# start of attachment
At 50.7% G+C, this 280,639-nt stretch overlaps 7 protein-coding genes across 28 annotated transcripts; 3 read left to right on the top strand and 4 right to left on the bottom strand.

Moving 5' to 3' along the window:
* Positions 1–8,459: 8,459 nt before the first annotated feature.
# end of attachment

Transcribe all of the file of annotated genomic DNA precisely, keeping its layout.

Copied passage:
At 50.7% G+C, this 280,639-nt stretch overlaps 7 protein-coding genes across 28 annotated transcripts; 3 read left to right on the top strand and 4 right to left on the bottom strand.

Moving 5' to 3' along the window:
* Positions 1–8,459: 8,459 nt before the first annotated feature.